However, I Chronicles 21:1 states: “Now Satan stood up against Israel, and moved David to number Israel.”
Uhhh, which was it? The Lord, or Satan? Both verses describe the same event in history, but one speaks of God and the other of Satan. There is a slight (like, total) difference.
Christians would like to believe that the New Testament is free of such difficulties, but they are sadly deceived. In fact, there are so many contradictions that authors have devoted books to this subject. For example, Matthew 2:14 and Luke 2:39 differ over whether Jesus' family fled to Egypt or Nazareth. Matthew 6:9-13 and Luke 11:2-4 differ over the wording of the “Lord's Prayer.” Matthew 11:13-14, 17:11-13 and John 1:21 disagree over whether or not John the Baptist was Elijah.
Things get worse when we enter the arena of the alleged crucifixion: Who carried the cross—Simon (Luke 23:26, Matthew 27:32, Mark 15:21) or Jesus (John 19:17)? Was Jesus dressed in a scarlet robe (Matthew 27:28) or a purple robe (John 19:2)? Did the Roman soldiers put gall (Matthew 27:34) or myrrh (Mark 15:23) in his wine? Was Jesus crucified before the third hour (Mark 15:25) or after the sixth hour (John 19:14-15)? Did Jesus ascend the first day (Luke 23:43) or not (John 20:17)? Were Jesus' last words, “Father, ‘into Your hands I commit my spirit'” (Luke 23:46), or were they “It is finished” (John 19:30)?
These are only a few of a long list of scriptural inconsistencies, and they underscore the difficulty in trusting the New Testament as scripture. Nonetheless, there are those who do trust their salvation to the New Testament, and it is these Christians who need to answer the question, “Where is the ‘Christ' in ‘Christianity?' “This, in fact, is a supremely fair question. On one hand we have a religion named after Jesus Christ, but on the other hand the tenets of orthodox Christianity, which is to say Trinitarian Christianity, contradict virtually everything he taught.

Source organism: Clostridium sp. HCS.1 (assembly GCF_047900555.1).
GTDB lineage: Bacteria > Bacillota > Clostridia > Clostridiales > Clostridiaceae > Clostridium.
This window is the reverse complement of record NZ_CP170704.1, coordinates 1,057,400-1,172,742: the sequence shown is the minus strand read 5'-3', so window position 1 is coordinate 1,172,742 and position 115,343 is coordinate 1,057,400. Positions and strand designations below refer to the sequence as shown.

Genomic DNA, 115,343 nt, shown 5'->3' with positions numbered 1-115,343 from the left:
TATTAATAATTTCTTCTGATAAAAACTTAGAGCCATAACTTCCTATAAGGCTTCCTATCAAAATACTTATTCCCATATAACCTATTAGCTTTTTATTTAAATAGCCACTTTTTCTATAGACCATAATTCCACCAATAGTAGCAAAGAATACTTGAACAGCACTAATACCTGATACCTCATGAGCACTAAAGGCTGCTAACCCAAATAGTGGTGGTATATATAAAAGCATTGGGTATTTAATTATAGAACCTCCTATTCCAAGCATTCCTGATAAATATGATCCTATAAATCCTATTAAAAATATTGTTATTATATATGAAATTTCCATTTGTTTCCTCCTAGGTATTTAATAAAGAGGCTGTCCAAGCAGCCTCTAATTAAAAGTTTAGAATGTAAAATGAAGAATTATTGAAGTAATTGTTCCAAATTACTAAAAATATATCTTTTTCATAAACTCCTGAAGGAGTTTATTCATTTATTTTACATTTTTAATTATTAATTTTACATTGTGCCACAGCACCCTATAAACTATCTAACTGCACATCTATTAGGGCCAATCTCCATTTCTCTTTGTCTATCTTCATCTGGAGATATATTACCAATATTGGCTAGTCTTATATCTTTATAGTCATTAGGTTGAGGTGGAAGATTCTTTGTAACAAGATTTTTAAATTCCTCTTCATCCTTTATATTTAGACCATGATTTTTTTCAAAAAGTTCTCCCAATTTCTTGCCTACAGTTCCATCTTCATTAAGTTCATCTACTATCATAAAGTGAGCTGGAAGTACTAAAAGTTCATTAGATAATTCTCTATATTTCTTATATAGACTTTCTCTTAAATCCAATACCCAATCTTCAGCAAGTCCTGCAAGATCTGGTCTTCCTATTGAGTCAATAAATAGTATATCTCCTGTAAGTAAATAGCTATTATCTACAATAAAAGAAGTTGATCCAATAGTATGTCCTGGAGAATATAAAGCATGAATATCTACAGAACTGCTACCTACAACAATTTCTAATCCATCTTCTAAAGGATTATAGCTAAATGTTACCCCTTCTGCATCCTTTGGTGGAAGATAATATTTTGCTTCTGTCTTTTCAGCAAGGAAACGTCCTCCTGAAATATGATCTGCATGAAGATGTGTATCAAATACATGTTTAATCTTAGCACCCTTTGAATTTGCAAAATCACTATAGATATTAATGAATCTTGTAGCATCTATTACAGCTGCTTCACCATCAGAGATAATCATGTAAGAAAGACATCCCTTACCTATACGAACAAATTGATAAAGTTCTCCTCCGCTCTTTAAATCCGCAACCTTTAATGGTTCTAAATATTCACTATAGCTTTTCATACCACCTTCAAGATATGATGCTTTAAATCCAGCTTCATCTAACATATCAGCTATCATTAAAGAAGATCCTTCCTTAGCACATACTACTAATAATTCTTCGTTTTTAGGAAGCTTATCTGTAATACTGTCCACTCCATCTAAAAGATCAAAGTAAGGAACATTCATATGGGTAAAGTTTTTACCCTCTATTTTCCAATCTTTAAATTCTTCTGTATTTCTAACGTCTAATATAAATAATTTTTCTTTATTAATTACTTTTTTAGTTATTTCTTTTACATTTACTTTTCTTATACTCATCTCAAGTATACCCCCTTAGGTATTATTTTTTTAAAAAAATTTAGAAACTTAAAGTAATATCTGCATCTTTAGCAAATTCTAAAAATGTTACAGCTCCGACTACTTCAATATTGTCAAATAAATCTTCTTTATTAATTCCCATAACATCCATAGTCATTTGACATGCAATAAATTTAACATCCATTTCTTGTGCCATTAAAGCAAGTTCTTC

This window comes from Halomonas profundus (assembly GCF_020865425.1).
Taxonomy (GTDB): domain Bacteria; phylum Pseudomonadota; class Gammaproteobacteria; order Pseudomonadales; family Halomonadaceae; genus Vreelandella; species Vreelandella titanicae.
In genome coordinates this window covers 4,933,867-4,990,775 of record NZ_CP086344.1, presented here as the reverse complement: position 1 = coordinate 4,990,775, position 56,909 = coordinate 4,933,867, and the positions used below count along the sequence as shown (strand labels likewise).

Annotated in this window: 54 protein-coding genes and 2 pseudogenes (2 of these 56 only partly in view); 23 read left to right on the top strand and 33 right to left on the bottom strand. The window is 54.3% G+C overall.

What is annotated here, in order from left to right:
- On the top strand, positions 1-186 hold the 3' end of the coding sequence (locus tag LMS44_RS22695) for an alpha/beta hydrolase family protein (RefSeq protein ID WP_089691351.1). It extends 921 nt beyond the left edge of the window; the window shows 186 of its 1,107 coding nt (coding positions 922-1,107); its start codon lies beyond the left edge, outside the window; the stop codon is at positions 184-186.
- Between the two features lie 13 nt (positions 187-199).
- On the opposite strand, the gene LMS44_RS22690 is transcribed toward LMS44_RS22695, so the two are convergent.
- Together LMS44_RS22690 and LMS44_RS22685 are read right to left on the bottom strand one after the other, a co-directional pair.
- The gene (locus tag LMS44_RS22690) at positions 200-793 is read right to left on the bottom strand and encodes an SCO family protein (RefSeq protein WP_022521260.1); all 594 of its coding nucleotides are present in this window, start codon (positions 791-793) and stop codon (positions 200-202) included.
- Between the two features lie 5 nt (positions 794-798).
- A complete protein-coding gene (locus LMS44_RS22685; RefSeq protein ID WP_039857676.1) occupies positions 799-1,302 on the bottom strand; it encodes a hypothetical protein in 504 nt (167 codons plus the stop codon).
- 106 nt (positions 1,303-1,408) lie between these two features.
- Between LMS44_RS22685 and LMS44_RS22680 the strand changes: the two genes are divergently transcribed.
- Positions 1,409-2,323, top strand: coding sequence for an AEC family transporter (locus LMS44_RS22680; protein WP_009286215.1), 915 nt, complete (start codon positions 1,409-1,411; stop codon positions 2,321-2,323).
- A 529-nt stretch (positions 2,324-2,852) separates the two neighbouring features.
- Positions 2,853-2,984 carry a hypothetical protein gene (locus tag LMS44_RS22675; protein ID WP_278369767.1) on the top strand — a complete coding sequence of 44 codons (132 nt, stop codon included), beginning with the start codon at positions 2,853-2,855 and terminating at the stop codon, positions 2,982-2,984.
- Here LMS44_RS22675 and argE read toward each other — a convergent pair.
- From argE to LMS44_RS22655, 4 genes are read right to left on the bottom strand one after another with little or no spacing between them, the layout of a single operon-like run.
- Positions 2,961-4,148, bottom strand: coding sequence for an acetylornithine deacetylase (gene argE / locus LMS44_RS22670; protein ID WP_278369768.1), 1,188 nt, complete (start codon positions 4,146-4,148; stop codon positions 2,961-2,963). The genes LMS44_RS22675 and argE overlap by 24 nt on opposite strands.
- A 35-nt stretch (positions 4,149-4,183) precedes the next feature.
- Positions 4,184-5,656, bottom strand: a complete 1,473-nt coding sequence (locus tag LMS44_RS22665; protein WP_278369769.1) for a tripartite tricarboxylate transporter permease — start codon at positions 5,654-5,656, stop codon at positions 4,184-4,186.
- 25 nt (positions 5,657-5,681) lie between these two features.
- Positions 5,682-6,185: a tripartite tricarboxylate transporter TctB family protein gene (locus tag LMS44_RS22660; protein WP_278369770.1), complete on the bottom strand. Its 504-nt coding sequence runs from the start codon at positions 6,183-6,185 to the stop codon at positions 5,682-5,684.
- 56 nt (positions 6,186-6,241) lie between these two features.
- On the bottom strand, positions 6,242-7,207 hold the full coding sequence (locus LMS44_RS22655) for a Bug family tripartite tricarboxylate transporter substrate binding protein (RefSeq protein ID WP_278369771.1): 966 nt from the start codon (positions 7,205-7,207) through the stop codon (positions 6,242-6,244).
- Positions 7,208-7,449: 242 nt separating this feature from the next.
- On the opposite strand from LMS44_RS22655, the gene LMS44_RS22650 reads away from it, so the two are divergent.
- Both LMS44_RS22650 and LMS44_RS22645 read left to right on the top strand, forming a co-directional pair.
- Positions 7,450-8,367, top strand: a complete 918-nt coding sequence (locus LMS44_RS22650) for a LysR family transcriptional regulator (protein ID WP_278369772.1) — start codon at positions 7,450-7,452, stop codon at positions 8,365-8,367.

I know, I know—those of you who aren't screaming “Heretic!” are gathering firewood and planting a stake. But wait. Put down the high-powered rifle and listen. Trinitarian Christianity claims to base its doctrines on a combination of Jesus' and Paul's teachings. The problem is, these teachings are anything but complementary. In fact, they contradict one another.
Take some examples: Jesus taught Old Testament Law; Paul negated it. Jesus preached orthodox Jewish creed; Paul preached mysteries of faith. Jesus spoke of accountability; Paul proposed justification by faith. Jesus described himself as an ethnic prophet; Paul defined him as a universal prophet.[1] Jesus taught prayer to God, Paul set Jesus up as intercessor. Jesus taught divine unity, Pauline theologians constructed the Trinity.


The Bible says:
Numbers 23:19 "God is not a man…"
Hosea 11:9 "...For I am God, and not man..."
Jesus is called a man many times in the Bible:
John 8:40 "…a man who has told you the truth…"
Acts 2:22 "Jesus the Nazarene, a man attested to you by God with miracles and wonders and signs which God performed through Him in your midst, just as you yourselves know."
Acts 17:31 "He will judge the world in righteousness through a man whom He has appointed"
1.Tim. 2:5 "…the man Christ Jesus."
God is not a man, but Jesus, may the mercy and blessings of God be upon him, was a man, therefore, Jesus was not God.
2. The Bible Says that God Is Not a Son of Man
Numbers 23:19 "God is not a man...nor a son of man…"
The Bible often calls Jesus "a son of man" or "the son of man."
Matthew 12:40 "…so will the son of man be…"
Matthew 16:27 "For the son of man is going to come…"
Matthew 28 "…until they see the son of man coming in His kingdom."
Mark 2:10 "But so that you may know that the Son of Man has authority…"
John 5:27 "…because He is the son of man."